Easy Fixes for Electric Mowers

June 30, 2015

An electric lawn mower can make gardening a breeze. Keep your electric mower is top working order with the below tips and tricks for mower maintenance.

Easy Fixes for Electric Mowers

My electric mower won’t start

Power it up by resetting the emergency cut-off

Electric mowers — and your home power supply — have many safety features, and it's likely that one of these has tripped while your mower was in use, preventing power from reaching the motor.

  • First, check the electrical socket by plugging in another appliance. Does it work? If not, you may have tripped your circuit breaker (or RCD; see below) or blown a fuse.
  • Chances are that you're connected to the main power supply through an extension cord. Many such cords have a built-in trip switch — press it to reset the supply.
  • Check that the lawn mower's safety mechanism is not preventing the motor from starting. Many models have a safety feature that stops children from starting the motor. Usually, a special button or lever has to be held down while you press the starter button.
  • On some mowers, the motor cuts out when the grass bag is full. Empty the bag and try to restart.

It still won’t go

Restore power to the mower's motor

With few mechanical parts, electric mowers are very reliable, but they can still suffer from problems that prevent them from starting or that make them cut out during use.

  • Unplug the mower and check its power cable. If it is frayed, or if the outer layer of insulation has split, buy a replacement. Don't attempt a repair.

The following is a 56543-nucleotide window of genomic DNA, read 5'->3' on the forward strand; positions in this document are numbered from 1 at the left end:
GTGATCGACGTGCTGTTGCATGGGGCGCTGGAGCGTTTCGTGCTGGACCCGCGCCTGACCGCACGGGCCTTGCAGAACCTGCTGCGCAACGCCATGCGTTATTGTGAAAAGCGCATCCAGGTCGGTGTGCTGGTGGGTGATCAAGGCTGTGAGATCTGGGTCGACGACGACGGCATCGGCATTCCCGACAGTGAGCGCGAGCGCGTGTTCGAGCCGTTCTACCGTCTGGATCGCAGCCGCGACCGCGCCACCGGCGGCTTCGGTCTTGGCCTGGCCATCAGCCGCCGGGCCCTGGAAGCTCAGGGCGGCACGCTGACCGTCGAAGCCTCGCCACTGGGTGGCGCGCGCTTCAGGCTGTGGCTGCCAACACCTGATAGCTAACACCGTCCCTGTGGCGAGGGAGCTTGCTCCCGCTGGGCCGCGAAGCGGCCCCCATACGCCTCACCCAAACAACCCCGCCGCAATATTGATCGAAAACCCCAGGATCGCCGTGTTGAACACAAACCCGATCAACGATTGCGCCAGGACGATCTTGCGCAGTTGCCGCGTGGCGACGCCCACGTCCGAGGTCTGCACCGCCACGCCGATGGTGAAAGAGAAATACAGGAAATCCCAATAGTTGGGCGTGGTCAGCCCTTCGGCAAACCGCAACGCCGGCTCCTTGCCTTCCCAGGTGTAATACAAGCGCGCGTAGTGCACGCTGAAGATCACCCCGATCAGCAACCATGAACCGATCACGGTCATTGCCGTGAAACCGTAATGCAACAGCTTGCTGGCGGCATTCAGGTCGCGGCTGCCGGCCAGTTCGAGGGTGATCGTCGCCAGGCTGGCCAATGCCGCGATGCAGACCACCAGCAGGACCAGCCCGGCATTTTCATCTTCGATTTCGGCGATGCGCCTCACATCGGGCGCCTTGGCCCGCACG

• Unplug and re-plug the power supply at the mower end — this is often enough to dislodge any grime that may be preventing a good electrical contact. If in any doubt, clean the visible electrical contacts with a wire brush.
  • With the mower unplugged, clear grass or other debris from the vents over the motor casing using a soft brush — these vents provide vital engine cooling.

The carbon brushes in the motor will wear out with time, causing the motor to cut out periodically or trigger the circuit breaker. When this happens, the mower needs professional repair, but you may be able to get a couple more cuts from the motor.

  • Put the mower on its side and take hold of the blade. Turn it in the cutting direction while wiggling it as hard as you can from front to back; this may help your motor's worn carbon brushes to make contact with the motor's armature.
  • Put the mower back into cutting position, reconnect the power and try again.

Word to know

Residual Current Device: A residual current device (RDC) is an electrical circuit breaker that sits between the power supply and an appliance, such as an electric lawn mower or trimmer. It cuts off the power immediately if it detects any unexpected leakage of current, such as through the body of the user, and can so prevent potentially lethal electric shocks.


Before working on your electric mower, unplug it, ensuring you can see the disconnected cord at all times. Never use your mower when the grass is wet, and always connect to power source via an RCD (see above).

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